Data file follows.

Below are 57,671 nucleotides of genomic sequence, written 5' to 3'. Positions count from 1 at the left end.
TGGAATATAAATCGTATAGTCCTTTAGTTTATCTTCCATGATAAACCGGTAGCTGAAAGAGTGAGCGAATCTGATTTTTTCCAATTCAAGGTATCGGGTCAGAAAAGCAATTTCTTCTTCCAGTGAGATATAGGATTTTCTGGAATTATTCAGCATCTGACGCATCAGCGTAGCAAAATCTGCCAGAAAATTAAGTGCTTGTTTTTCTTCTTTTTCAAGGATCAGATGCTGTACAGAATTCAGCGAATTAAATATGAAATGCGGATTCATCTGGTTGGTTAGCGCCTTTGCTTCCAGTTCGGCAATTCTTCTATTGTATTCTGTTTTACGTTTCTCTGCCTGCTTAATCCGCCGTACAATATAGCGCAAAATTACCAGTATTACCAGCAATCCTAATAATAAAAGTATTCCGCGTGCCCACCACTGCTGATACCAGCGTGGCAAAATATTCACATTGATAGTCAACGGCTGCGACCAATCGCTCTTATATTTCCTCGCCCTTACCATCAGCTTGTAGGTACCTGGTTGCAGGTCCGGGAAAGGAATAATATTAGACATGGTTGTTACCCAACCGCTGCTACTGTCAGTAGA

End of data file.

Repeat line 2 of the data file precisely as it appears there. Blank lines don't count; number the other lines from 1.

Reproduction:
TGGAATATAAATCGTATAGTCCTTTAGTTTATCTTCCATGATAAACCGGTAGCTGAAAGAGTGAGCGAATCTGATTTTTTCCAATTCAAGGTATCGGGTCAGAAAAGCAATTTCTTCTTCCAGTGAGATATAGGATTTTCTGGAATTATTCAGCATCTGACGCATCAGCGTAGCAAAATCTGCCAGAAAATTAAGTGCTTGTTTTTCTTCTTTTTCAAGGATCAGATGCTGTACAGAATTCAGCGAATTAAATATGAAATGCGGATTCATCTGGTTGGTTAGCGCCTTTGCTTCCAGTTCGGCAATTCTTCTATTGTATTCTGTTTTACGTTTCTCTGCCTGCTTAATCCGCCGTACAATATAGCGCAAAATTACCAGTATTACCAGCAATCCTAATAATAAAAGTATTCCGCGTGCCCACCACTGCTGATACCAGCGTGGCAAAATATTCACATTGATAGTCAACGGCTGCGACCAATCGCTCTTATATTTCCTCGCCCTTACCATCAGCTTGTAGGTACCTGGTTGCAGGTCCGGGAAAGGAATAATATTAGACATGGTTGTTACCCAACCGCTGCTACTGTCAGTAGA